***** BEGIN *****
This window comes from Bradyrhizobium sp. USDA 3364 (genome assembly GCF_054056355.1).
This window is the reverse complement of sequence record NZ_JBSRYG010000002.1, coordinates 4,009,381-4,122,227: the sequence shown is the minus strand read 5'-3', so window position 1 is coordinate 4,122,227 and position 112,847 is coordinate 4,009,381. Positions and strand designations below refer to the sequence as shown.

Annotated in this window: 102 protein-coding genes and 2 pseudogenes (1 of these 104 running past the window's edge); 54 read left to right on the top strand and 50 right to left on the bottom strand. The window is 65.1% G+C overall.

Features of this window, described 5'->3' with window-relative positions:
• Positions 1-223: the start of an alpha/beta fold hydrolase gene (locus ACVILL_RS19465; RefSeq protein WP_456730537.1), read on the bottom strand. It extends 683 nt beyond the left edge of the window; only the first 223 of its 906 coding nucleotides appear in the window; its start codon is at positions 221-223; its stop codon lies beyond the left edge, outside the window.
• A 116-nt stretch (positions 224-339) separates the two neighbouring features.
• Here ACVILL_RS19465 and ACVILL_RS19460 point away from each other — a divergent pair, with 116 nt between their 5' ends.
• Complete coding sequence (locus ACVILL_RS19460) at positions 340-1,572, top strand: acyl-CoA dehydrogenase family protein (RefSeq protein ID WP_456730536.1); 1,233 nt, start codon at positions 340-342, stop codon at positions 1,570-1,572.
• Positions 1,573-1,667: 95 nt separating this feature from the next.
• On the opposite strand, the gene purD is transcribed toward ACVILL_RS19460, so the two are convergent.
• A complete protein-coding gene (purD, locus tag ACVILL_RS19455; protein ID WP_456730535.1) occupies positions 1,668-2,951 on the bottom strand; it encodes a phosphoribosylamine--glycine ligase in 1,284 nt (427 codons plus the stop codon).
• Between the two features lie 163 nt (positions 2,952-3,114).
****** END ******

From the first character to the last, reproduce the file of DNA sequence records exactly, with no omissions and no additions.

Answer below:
This window comes from Bradyrhizobium sp. USDA 3364 (genome assembly GCF_054056355.1).
This window is the reverse complement of sequence record NZ_JBSRYG010000002.1, coordinates 4,009,381-4,122,227: the sequence shown is the minus strand read 5'-3', so window position 1 is coordinate 4,122,227 and position 112,847 is coordinate 4,009,381. Positions and strand designations below refer to the sequence as shown.

Annotated in this window: 102 protein-coding genes and 2 pseudogenes (1 of these 104 running past the window's edge); 54 read left to right on the top strand and 50 right to left on the bottom strand. The window is 65.1% G+C overall.

Features of this window, described 5'->3' with window-relative positions:
• Positions 1-223: the start of an alpha/beta fold hydrolase gene (locus ACVILL_RS19465; RefSeq protein WP_456730537.1), read on the bottom strand. It extends 683 nt beyond the left edge of the window; only the first 223 of its 906 coding nucleotides appear in the window; its start codon is at positions 221-223; its stop codon lies beyond the left edge, outside the window.
• A 116-nt stretch (positions 224-339) separates the two neighbouring features.
• Here ACVILL_RS19465 and ACVILL_RS19460 point away from each other — a divergent pair, with 116 nt between their 5' ends.
• Complete coding sequence (locus ACVILL_RS19460) at positions 340-1,572, top strand: acyl-CoA dehydrogenase family protein (RefSeq protein ID WP_456730536.1); 1,233 nt, start codon at positions 340-342, stop codon at positions 1,570-1,572.
• Positions 1,573-1,667: 95 nt separating this feature from the next.
• On the opposite strand, the gene purD is transcribed toward ACVILL_RS19460, so the two are convergent.
• A complete protein-coding gene (purD, locus tag ACVILL_RS19455; protein ID WP_456730535.1) occupies positions 1,668-2,951 on the bottom strand; it encodes a phosphoribosylamine--glycine ligase in 1,284 nt (427 codons plus the stop codon).
• Between the two features lie 163 nt (positions 2,952-3,114).